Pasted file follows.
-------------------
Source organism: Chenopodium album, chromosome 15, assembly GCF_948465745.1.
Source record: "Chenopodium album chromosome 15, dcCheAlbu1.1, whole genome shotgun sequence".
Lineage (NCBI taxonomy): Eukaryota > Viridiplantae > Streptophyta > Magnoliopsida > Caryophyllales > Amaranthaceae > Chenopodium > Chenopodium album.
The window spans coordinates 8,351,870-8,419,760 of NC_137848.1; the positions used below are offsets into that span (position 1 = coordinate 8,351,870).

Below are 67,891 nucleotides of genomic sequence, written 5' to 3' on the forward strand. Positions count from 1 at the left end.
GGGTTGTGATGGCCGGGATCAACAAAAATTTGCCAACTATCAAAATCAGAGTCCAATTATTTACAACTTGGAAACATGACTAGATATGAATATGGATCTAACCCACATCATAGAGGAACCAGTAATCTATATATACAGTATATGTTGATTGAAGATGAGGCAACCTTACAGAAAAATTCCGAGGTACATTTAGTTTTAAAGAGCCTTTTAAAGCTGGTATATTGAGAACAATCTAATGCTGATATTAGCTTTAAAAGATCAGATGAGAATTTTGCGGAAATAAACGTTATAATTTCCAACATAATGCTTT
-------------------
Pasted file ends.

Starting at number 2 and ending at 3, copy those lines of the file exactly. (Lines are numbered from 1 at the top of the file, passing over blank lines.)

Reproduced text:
Source record: "Chenopodium album chromosome 15, dcCheAlbu1.1, whole genome shotgun sequence".
Lineage (NCBI taxonomy): Eukaryota > Viridiplantae > Streptophyta > Magnoliopsida > Caryophyllales > Amaranthaceae > Chenopodium > Chenopodium album.